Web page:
This article was written in German by Gotthilf Birkmann for the 23 December 1937 edition of the Giddings Deutsches Volksblatt. It also appeared on page 290 in Worthy of Double Honor, the Rev. G. Birkmann, D. D. where it was translated by the author Ray Martens.
When I was young, we knew nothing of children’s services on Christmas Eve, nor did we have a Christmas tree in the church. But, certainly, both in school and at home we prepared for the approaching celebration through meditation on God’s great works of redemption and the beloved Christmas stories which are told us in the Bible. We were especially delighted to be able to sing many beautiful Christmas songs, both in school and at home, during this time. When the actual celebration drew near, things at home became very different from the ordinary. Mother was quite busy baking, among other things, and father’s study was closed to us children. If you had peeked through the keyhole, you may have seen father in the nightshirt he wore in the winter standing in front of a small cedar tree on the table, or maybe moving back and forth to get things to attach to the little tree. I do not believe, though, that we little ones ever saw such a thing except in our imagination.
Under the tree on the table were placed the gifts for each of the children, a matter which had to be taken care of in advance with a several-day trip to St. Louis, about twenty-five miles away. The presentation of gifts occurred, not already on Christmas Eve, but after the early morning Christmas service. That 6:00 a.m. service was well attended by families, some of which had to travel six miles through the snow or at least on bad roads. Those that lived at a distance would stay after the early service with friends nearby in order to attend also the main service, at which Holy Communion would be celebrated. We school children sang the songs we had prepared at the early service, but not at the foot of a Christmas tree nor with anything other than the joy of the great Christmas message and the congregational singing, “From Heaven Above to Earth I Come.” Afterward, the gifts were presented at home. How the little tree would glisten with its little lights [candles?] and how wonderful throughout the house the odor of cedar and of freshly baked cake.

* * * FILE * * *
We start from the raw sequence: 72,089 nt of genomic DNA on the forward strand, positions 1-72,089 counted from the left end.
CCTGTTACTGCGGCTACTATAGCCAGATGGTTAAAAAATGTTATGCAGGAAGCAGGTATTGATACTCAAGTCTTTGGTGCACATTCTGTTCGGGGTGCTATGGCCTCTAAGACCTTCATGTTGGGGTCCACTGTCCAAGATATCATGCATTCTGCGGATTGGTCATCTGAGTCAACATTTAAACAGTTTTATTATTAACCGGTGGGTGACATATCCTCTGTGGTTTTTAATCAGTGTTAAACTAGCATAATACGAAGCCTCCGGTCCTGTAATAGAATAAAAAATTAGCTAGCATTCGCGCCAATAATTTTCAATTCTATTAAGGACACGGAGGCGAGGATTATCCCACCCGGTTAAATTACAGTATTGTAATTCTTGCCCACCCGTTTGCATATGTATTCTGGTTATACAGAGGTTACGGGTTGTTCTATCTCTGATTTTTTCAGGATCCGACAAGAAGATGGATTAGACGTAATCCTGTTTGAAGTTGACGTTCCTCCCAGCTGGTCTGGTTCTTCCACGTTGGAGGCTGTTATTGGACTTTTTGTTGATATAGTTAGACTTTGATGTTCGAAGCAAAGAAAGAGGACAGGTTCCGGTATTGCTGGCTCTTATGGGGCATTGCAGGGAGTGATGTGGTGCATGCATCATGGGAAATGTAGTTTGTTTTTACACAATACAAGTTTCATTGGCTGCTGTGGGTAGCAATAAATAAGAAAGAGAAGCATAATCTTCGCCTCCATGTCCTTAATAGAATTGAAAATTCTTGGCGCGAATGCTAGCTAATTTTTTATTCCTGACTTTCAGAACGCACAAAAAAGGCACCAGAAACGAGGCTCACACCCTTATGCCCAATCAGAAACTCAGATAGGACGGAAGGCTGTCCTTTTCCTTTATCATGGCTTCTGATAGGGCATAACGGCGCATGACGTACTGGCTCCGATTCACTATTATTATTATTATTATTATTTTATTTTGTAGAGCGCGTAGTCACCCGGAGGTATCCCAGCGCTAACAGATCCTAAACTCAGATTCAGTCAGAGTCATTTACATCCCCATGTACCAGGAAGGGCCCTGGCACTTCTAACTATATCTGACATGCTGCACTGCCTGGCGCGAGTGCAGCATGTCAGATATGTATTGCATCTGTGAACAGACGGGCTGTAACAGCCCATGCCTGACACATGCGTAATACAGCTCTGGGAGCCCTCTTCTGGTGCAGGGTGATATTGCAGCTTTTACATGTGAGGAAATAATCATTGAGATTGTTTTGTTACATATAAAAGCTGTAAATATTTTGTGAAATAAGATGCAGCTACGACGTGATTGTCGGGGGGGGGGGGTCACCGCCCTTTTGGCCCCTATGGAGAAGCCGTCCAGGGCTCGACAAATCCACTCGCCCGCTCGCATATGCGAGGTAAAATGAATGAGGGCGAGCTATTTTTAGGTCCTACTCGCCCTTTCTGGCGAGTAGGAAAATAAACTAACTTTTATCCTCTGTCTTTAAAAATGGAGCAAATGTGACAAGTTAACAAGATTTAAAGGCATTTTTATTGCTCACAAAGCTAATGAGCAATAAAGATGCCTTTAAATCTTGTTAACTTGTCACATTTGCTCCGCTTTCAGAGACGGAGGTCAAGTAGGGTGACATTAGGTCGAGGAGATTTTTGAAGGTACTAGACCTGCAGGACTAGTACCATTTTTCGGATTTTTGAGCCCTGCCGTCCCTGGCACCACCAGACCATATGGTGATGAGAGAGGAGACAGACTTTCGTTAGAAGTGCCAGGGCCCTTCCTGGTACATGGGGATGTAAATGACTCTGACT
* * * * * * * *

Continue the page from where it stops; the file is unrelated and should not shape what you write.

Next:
In that way we children experienced a number of happy Christmases, but there was one in which sorrow and sadness almost suppressed the joy, the occasion of the illness and death of my sainted father, the pastor of the congregation for almost sixteen years. He had wanted to take me with him to St. Louis near the beginning of Advent in 1865 to participate in the dedication of the grand new Trinity Church, but, before we could go, my father fell ill with pneumonia, and four weeks later, just after Christmas, he departed [this life]. It was a time in which the Christmas message lifted us up, “Today a Savior has been born for you, Christ, the Lord, our God. He wishes to deliver you from all distress. He himself wants to be your Savior, to cleanse you from all your sin.”
My Christmases in Fort Wayne